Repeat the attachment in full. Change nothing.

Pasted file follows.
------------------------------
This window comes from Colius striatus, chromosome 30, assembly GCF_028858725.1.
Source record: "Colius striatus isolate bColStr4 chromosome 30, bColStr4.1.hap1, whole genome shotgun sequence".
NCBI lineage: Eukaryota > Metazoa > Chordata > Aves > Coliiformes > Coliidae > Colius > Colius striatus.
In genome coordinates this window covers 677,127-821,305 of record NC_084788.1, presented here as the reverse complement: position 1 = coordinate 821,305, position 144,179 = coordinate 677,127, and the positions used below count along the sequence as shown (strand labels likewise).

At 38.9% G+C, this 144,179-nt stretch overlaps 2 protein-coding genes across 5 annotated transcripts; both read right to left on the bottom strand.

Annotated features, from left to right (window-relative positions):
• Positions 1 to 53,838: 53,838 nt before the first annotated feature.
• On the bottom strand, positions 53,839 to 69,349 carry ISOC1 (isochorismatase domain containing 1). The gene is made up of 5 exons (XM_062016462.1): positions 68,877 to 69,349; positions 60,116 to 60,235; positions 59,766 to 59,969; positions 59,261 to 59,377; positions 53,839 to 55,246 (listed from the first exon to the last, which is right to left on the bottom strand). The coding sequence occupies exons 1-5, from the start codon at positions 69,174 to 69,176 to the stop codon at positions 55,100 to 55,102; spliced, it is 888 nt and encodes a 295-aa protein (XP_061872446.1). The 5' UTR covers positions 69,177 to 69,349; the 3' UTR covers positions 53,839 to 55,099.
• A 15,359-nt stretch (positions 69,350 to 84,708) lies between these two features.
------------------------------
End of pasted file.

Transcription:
This window comes from Colius striatus, chromosome 30, assembly GCF_028858725.1.
Source record: "Colius striatus isolate bColStr4 chromosome 30, bColStr4.1.hap1, whole genome shotgun sequence".
NCBI lineage: Eukaryota > Metazoa > Chordata > Aves > Coliiformes > Coliidae > Colius > Colius striatus.
In genome coordinates this window covers 677,127-821,305 of record NC_084788.1, presented here as the reverse complement: position 1 = coordinate 821,305, position 144,179 = coordinate 677,127, and the positions used below count along the sequence as shown (strand labels likewise).

At 38.9% G+C, this 144,179-nt stretch overlaps 2 protein-coding genes across 5 annotated transcripts; both read right to left on the bottom strand.

Annotated features, from left to right (window-relative positions):
• Positions 1 to 53,838: 53,838 nt before the first annotated feature.
• On the bottom strand, positions 53,839 to 69,349 carry ISOC1 (isochorismatase domain containing 1). The gene is made up of 5 exons (XM_062016462.1): positions 68,877 to 69,349; positions 60,116 to 60,235; positions 59,766 to 59,969; positions 59,261 to 59,377; positions 53,839 to 55,246 (listed from the first exon to the last, which is right to left on the bottom strand). The coding sequence occupies exons 1-5, from the start codon at positions 69,174 to 69,176 to the stop codon at positions 55,100 to 55,102; spliced, it is 888 nt and encodes a 295-aa protein (XP_061872446.1). The 5' UTR covers positions 69,177 to 69,349; the 3' UTR covers positions 53,839 to 55,099.
• A 15,359-nt stretch (positions 69,350 to 84,708) lies between these two features.